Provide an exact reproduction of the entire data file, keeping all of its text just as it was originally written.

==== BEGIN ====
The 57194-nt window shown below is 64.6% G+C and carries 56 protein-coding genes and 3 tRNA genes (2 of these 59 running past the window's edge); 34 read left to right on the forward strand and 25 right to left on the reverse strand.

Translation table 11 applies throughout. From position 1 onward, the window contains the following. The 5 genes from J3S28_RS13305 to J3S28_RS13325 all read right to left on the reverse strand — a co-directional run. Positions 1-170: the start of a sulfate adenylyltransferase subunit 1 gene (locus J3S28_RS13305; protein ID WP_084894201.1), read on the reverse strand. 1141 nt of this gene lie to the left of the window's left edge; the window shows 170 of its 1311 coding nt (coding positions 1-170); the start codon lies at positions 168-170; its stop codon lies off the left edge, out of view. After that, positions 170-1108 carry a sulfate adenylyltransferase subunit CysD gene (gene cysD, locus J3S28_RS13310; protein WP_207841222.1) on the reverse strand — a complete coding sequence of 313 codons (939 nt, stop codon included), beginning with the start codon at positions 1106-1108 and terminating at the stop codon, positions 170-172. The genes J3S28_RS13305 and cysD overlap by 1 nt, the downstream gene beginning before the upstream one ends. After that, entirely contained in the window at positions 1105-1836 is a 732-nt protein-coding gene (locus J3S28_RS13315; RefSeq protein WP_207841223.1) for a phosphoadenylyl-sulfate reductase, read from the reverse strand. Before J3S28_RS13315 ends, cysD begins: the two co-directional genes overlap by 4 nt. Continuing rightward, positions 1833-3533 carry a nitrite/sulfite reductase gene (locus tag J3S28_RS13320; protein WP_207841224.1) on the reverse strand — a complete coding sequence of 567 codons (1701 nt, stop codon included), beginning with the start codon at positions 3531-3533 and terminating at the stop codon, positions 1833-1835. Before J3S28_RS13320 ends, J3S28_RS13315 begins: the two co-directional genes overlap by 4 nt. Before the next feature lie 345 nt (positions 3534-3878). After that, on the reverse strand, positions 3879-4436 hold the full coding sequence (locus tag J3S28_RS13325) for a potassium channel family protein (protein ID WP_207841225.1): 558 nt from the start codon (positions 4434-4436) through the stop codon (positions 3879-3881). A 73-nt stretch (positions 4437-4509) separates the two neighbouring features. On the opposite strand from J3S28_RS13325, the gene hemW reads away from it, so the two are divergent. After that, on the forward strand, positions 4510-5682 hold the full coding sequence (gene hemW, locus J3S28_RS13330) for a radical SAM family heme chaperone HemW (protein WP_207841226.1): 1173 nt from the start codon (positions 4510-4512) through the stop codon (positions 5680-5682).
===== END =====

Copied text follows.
The 57194-nt window shown below is 64.6% G+C and carries 56 protein-coding genes and 3 tRNA genes (2 of these 59 running past the window's edge); 34 read left to right on the forward strand and 25 right to left on the reverse strand.

Translation table 11 applies throughout. From position 1 onward, the window contains the following. The 5 genes from J3S28_RS13305 to J3S28_RS13325 all read right to left on the reverse strand — a co-directional run. Positions 1-170: the start of a sulfate adenylyltransferase subunit 1 gene (locus J3S28_RS13305; protein ID WP_084894201.1), read on the reverse strand. 1141 nt of this gene lie to the left of the window's left edge; the window shows 170 of its 1311 coding nt (coding positions 1-170); the start codon lies at positions 168-170; its stop codon lies off the left edge, out of view. After that, positions 170-1108 carry a sulfate adenylyltransferase subunit CysD gene (gene cysD, locus J3S28_RS13310; protein WP_207841222.1) on the reverse strand — a complete coding sequence of 313 codons (939 nt, stop codon included), beginning with the start codon at positions 1106-1108 and terminating at the stop codon, positions 170-172. The genes J3S28_RS13305 and cysD overlap by 1 nt, the downstream gene beginning before the upstream one ends. After that, entirely contained in the window at positions 1105-1836 is a 732-nt protein-coding gene (locus J3S28_RS13315; RefSeq protein WP_207841223.1) for a phosphoadenylyl-sulfate reductase, read from the reverse strand. Before J3S28_RS13315 ends, cysD begins: the two co-directional genes overlap by 4 nt. Continuing rightward, positions 1833-3533 carry a nitrite/sulfite reductase gene (locus tag J3S28_RS13320; protein WP_207841224.1) on the reverse strand — a complete coding sequence of 567 codons (1701 nt, stop codon included), beginning with the start codon at positions 3531-3533 and terminating at the stop codon, positions 1833-1835. Before J3S28_RS13320 ends, J3S28_RS13315 begins: the two co-directional genes overlap by 4 nt. Before the next feature lie 345 nt (positions 3534-3878). After that, on the reverse strand, positions 3879-4436 hold the full coding sequence (locus tag J3S28_RS13325) for a potassium channel family protein (protein ID WP_207841225.1): 558 nt from the start codon (positions 4434-4436) through the stop codon (positions 3879-3881). A 73-nt stretch (positions 4437-4509) separates the two neighbouring features. On the opposite strand from J3S28_RS13325, the gene hemW reads away from it, so the two are divergent. After that, on the forward strand, positions 4510-5682 hold the full coding sequence (gene hemW, locus J3S28_RS13330) for a radical SAM family heme chaperone HemW (protein WP_207841226.1): 1173 nt from the start codon (positions 4510-4512) through the stop codon (positions 5680-5682).